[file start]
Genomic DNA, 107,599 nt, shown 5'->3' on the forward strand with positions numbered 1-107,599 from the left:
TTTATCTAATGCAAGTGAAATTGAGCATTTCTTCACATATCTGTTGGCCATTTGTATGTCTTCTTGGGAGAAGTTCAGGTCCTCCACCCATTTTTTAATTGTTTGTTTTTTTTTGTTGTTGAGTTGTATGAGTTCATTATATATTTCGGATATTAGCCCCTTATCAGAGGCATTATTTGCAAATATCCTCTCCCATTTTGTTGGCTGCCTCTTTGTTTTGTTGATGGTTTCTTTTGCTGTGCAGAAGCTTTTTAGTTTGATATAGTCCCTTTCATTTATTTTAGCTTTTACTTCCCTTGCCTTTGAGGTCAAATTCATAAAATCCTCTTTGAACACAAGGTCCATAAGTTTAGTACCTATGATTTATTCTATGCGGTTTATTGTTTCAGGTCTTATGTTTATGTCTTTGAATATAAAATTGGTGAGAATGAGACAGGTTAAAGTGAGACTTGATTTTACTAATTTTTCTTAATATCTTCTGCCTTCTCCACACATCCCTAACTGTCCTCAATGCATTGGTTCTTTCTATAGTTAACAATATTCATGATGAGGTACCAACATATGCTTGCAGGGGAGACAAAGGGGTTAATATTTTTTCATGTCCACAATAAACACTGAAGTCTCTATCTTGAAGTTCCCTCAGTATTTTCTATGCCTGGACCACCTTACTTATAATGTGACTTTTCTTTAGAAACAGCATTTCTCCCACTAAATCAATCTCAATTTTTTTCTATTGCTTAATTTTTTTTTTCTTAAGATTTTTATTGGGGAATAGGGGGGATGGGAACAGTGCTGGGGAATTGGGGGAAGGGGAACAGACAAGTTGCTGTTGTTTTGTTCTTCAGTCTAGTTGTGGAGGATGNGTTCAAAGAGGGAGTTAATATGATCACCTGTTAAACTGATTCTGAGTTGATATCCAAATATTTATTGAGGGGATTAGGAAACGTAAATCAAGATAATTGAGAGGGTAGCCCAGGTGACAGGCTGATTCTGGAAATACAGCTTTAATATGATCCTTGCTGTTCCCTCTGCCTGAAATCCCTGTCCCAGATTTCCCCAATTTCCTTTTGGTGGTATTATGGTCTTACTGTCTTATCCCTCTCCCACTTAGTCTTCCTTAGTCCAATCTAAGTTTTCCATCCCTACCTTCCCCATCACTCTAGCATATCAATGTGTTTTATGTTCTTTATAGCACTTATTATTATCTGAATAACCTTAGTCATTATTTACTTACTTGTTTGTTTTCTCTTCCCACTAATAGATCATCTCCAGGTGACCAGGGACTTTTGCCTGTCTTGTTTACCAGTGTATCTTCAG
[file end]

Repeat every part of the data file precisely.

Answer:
Genomic DNA, 107,599 nt, shown 5'->3' on the forward strand with positions numbered 1-107,599 from the left:
TTTATCTAATGCAAGTGAAATTGAGCATTTCTTCACATATCTGTTGGCCATTTGTATGTCTTCTTGGGAGAAGTTCAGGTCCTCCACCCATTTTTTAATTGTTTGTTTTTTTTTGTTGTTGAGTTGTATGAGTTCATTATATATTTCGGATATTAGCCCCTTATCAGAGGCATTATTTGCAAATATCCTCTCCCATTTTGTTGGCTGCCTCTTTGTTTTGTTGATGGTTTCTTTTGCTGTGCAGAAGCTTTTTAGTTTGATATAGTCCCTTTCATTTATTTTAGCTTTTACTTCCCTTGCCTTTGAGGTCAAATTCATAAAATCCTCTTTGAACACAAGGTCCATAAGTTTAGTACCTATGATTTATTCTATGCGGTTTATTGTTTCAGGTCTTATGTTTATGTCTTTGAATATAAAATTGGTGAGAATGAGACAGGTTAAAGTGAGACTTGATTTTACTAATTTTTCTTAATATCTTCTGCCTTCTCCACACATCCCTAACTGTCCTCAATGCATTGGTTCTTTCTATAGTTAACAATATTCATGATGAGGTACCAACATATGCTTGCAGGGGAGACAAAGGGGTTAATATTTTTTCATGTCCACAATAAACACTGAAGTCTCTATCTTGAAGTTCCCTCAGTATTTTCTATGCCTGGACCACCTTACTTATAATGTGACTTTTCTTTAGAAACAGCATTTCTCCCACTAAATCAATCTCAATTTTTTTCTATTGCTTAATTTTTTTTTTCTTAAGATTTTTATTGGGGAATAGGGGGGATGGGAACAGTGCTGGGGAATTGGGGGAAGGGGAACAGACAAGTTGCTGTTGTTTTGTTCTTCAGTCTAGTTGTGGAGGATGNGTTCAAAGAGGGAGTTAATATGATCACCTGTTAAACTGATTCTGAGTTGATATCCAAATATTTATTGAGGGGATTAGGAAACGTAAATCAAGATAATTGAGAGGGTAGCCCAGGTGACAGGCTGATTCTGGAAATACAGCTTTAATATGATCCTTGCTGTTCCCTCTGCCTGAAATCCCTGTCCCAGATTTCCCCAATTTCCTTTTGGTGGTATTATGGTCTTACTGTCTTATCCCTCTCCCACTTAGTCTTCCTTAGTCCAATCTAAGTTTTCCATCCCTACCTTCCCCATCACTCTAGCATATCAATGTGTTTTATGTTCTTTATAGCACTTATTATTATCTGAATAACCTTAGTCATTATTTACTTACTTGTTTGTTTTCTCTTCCCACTAATAGATCATCTCCAGGTGACCAGGGACTTTTGCCTGTCTTGTTTACCAGTGTATCTTCAG